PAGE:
The Weights and Measures Act 1878 had laid down the Pound and the Yard measure as the fundamental units of length and of weight. The Imperial Standard Yard and Imperial Standard Weight provided the benchmark from which all other denominations of weight and measure were derived. The imperial reference derived from the Report of the Weights and Measures Commission 1821, which was given effect in the Weights and Measures Act, 1824.
The original Yard and the Troy pound standards were damaged in a fire which destroyed the Houses of Parliament in 1834. Scientific investigation and research were immediately required to re-establish the primary standards of weight and measure. The new standards were equalized by Standards legislation.
The Avoirdupois pound of 7,000 grains was constituted the imperial measure of weight. The Imperial Standard Avoirdupois pound is in a platinum form. The fundamental unit is the pound, and all other units are defined as fractions or multiples of it.
A new yard standard was constructed based on two previously existing standards known as A1 and A2, both of which had been made for the Ordnance Survey, and R.S. 46, the yard of the Royal Astronomical Society. All three had been compared to the Imperial standard before the fire. The new standard was made of Baily’s metal No. 4 consisting of 16 parts copper, 2 1⁄2 parts tin, and 1 part zinc. It was 38 inches long and 1 inch square.
The Weights and Measures Act of 1855 granted official recognition to the new standards. Between 1845 and 1855 forty yard standards were constructed, one of which was selected as the new Imperial standard.
A number of copies of the imperial standards were made and deposited in the standards department of the Palace of Westminster as well as in a number of other key places. They were to be compared every ten years under the legislation.
Formerly there were also local standards which were copies of the Board of Trade standards. They were provided by the local authorities for use by their inspectors of weights and measures.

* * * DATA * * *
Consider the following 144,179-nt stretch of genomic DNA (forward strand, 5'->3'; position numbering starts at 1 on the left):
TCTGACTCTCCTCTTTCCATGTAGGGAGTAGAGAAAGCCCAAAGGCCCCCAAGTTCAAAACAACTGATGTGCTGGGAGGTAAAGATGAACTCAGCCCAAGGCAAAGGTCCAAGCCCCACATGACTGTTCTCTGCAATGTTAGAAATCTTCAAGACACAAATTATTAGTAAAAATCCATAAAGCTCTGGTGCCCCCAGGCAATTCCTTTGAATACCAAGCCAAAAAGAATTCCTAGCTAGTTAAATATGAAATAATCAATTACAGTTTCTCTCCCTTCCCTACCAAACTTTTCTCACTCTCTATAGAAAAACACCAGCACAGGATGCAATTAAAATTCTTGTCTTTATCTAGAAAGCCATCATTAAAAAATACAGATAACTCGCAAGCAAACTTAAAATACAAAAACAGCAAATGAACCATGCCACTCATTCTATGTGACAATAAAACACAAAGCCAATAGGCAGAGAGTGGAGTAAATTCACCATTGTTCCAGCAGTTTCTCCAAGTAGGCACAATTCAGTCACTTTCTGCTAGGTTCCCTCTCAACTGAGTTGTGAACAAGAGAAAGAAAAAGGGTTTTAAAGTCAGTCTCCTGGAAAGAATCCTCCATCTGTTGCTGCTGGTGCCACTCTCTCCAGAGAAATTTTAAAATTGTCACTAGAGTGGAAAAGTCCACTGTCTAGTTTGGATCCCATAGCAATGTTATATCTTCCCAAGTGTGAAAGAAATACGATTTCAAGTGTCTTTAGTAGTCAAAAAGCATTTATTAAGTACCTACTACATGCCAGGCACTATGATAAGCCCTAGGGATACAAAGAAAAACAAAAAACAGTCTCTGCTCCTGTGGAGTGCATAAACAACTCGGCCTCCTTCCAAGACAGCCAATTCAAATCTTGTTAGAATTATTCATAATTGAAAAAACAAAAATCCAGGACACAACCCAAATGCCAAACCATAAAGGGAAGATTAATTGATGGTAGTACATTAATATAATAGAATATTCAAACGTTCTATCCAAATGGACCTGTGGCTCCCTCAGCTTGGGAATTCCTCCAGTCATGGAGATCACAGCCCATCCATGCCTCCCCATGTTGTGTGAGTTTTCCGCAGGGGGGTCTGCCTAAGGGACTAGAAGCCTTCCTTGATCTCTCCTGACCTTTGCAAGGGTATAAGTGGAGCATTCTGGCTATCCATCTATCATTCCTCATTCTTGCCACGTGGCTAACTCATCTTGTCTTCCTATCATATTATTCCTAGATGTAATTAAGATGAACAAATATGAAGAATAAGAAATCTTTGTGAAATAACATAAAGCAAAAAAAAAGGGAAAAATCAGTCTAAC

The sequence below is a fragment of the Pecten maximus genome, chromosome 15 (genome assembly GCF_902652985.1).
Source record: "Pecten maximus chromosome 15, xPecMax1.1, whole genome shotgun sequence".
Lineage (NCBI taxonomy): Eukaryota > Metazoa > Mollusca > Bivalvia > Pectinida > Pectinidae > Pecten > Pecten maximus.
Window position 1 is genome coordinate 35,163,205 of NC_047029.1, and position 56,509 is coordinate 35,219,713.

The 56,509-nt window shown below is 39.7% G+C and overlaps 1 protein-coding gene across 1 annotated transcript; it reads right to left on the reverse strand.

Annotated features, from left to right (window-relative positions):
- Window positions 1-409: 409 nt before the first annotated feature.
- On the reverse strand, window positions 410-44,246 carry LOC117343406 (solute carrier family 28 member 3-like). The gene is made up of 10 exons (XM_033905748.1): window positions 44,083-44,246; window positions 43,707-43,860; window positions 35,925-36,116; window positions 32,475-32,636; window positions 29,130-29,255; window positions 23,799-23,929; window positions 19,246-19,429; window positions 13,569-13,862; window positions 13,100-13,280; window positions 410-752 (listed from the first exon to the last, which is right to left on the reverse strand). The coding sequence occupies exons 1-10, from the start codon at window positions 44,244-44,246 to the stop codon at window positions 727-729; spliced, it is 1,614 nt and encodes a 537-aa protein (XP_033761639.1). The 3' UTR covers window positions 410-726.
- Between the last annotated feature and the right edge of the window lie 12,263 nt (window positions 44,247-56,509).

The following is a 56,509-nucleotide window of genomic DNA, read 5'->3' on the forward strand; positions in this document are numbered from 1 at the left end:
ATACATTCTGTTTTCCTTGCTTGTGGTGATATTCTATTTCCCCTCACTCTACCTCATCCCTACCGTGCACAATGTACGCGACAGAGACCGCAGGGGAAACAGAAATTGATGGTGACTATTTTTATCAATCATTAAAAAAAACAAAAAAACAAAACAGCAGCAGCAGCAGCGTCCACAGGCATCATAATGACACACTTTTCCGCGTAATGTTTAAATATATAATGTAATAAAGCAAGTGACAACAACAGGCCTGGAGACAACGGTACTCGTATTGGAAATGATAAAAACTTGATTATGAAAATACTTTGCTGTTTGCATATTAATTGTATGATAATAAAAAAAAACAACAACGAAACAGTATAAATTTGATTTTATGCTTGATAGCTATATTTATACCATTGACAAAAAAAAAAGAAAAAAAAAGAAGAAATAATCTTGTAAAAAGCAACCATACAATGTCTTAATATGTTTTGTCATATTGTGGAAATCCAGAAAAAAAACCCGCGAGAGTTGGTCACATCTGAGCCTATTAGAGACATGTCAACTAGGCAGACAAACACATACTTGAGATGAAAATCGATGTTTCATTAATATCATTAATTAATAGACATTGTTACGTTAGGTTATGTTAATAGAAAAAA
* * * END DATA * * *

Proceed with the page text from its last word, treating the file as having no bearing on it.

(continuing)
Latterly, the imperial measures were fixed with reference to metric measures. In 1959, the USA, UK, Canada, Australia, New Zealand, and South Africa agreed to adopt the international yard of exactly 0.9144 meters. In the UK, the provisions of the treaty were ratified by the Weights and Measures Act of 1963. The Imperial Standard Yard of 1855 was renamed the United Kingdom Primary Standard Yard and retained its official status as the national prototype yard.[
The Metric System
EU Directives and national regulations provide for the technical aspects of the metric system. They prescribe the units of measurement which may be used in particular fields. The national standards for the meter and the kilogram are specified.
Persons may not offer for sale, rent or lease any weighing instruments for retail use, other than those indicating metric units. The regulations apply to measurements, dimensions or quantities expressed in units, for trade-economic, public safety or administrative purposes. Certain other fields are exempted. The regulations deem references in earlier legislation to imperial measurements as a reference as to metrical measurements, as of 1993.
Phasing out of Imperial Measures
EU Directives and regulations made in the 1990s phased out most remaining imperial measurements. Imperial units were continued for a certain period for road signs for distance and speed measurements and in respect of certain products. They provided for postponement and ultimately the phasing out and the conversion of road distances and speed measurements to the metric system.
Certain derogations were granted, postponing indefinitely the requirement to withdraw certain nonmetric units. This derogation preserved the pint measure for draft beer, cider and lager and the Troy ounce for precious metals permanently. They may be withdrawn voluntarily. Products may bear dual markings.